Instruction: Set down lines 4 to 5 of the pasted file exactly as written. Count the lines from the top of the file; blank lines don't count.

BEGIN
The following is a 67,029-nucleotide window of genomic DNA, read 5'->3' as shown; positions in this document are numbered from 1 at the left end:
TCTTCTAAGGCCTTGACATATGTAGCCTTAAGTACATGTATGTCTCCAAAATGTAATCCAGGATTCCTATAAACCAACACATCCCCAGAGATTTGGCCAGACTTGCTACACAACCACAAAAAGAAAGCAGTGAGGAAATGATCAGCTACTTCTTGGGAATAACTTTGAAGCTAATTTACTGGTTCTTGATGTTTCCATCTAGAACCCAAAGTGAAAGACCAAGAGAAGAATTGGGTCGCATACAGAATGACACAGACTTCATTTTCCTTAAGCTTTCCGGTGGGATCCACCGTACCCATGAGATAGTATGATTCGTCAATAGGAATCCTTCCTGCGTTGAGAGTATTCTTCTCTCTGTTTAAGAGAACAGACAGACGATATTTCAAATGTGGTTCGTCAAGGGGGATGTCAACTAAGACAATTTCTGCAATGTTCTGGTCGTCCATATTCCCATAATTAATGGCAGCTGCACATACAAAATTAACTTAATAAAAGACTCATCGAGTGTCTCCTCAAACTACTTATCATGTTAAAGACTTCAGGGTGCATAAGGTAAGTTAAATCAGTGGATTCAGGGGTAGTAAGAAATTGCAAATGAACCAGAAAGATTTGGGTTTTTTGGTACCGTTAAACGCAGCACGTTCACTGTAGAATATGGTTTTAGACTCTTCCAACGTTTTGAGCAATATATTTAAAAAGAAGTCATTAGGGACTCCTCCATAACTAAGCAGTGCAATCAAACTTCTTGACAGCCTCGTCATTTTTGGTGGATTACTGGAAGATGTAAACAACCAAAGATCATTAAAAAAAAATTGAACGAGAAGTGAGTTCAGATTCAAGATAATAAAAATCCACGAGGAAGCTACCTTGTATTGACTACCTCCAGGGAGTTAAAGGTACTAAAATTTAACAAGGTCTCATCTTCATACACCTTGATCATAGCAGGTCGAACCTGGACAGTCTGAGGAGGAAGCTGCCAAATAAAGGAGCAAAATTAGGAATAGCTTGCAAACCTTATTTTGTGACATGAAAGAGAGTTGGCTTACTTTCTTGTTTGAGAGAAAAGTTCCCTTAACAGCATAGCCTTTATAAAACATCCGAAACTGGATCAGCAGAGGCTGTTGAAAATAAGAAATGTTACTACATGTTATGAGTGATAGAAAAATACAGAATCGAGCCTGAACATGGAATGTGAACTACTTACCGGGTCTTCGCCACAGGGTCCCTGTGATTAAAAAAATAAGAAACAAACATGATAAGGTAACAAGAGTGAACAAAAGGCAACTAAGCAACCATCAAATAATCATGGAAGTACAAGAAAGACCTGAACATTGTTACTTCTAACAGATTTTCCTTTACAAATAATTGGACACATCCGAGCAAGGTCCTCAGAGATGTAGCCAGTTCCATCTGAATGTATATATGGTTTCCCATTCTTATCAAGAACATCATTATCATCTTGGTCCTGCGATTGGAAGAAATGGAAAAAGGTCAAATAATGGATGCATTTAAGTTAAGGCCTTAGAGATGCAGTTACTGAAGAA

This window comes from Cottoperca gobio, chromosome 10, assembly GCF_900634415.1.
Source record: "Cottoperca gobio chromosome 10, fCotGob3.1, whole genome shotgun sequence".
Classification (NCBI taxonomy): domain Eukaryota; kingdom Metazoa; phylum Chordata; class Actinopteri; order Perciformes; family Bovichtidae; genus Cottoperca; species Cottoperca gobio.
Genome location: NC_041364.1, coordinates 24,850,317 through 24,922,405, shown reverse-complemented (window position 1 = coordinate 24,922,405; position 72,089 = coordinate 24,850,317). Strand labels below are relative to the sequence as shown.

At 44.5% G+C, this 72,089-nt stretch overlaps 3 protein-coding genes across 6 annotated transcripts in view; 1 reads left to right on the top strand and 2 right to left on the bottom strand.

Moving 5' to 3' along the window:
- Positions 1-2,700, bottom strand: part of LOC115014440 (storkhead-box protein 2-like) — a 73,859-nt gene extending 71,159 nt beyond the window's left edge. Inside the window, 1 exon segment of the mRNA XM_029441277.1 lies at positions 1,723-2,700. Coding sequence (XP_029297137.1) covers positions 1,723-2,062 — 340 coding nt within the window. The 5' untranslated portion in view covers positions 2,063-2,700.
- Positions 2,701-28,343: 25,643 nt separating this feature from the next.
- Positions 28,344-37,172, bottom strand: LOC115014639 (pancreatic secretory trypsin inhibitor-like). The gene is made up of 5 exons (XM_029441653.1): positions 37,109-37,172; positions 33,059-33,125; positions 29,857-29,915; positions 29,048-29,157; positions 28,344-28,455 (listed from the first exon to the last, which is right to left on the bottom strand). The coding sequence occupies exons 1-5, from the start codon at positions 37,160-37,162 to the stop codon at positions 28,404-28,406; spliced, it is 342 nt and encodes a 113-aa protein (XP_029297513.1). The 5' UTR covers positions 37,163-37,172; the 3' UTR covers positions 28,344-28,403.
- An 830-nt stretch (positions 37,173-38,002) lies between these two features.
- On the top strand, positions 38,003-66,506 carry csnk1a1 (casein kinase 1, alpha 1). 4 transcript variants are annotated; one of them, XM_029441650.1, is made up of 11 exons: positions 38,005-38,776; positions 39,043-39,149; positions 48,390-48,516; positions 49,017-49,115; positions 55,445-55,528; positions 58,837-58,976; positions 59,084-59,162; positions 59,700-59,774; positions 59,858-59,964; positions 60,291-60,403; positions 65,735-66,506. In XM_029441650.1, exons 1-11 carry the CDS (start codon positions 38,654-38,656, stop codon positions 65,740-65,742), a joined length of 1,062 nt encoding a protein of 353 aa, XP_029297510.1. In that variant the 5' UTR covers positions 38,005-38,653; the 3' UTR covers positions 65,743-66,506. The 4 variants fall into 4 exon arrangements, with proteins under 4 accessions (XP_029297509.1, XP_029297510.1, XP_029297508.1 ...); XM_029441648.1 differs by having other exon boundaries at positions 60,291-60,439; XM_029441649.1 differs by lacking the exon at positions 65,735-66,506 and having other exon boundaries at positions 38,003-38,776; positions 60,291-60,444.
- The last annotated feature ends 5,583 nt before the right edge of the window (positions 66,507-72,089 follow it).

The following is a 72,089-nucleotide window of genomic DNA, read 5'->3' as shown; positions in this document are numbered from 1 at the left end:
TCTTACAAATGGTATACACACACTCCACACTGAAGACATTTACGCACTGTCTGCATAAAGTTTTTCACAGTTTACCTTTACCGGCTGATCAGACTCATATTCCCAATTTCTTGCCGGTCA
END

Source record: "Cottoperca gobio chromosome 10, fCotGob3.1, whole genome shotgun sequence".
Classification (NCBI taxonomy): domain Eukaryota; kingdom Metazoa; phylum Chordata; class Actinopteri; order Perciformes; family Bovichtidae; genus Cottoperca; species Cottoperca gobio.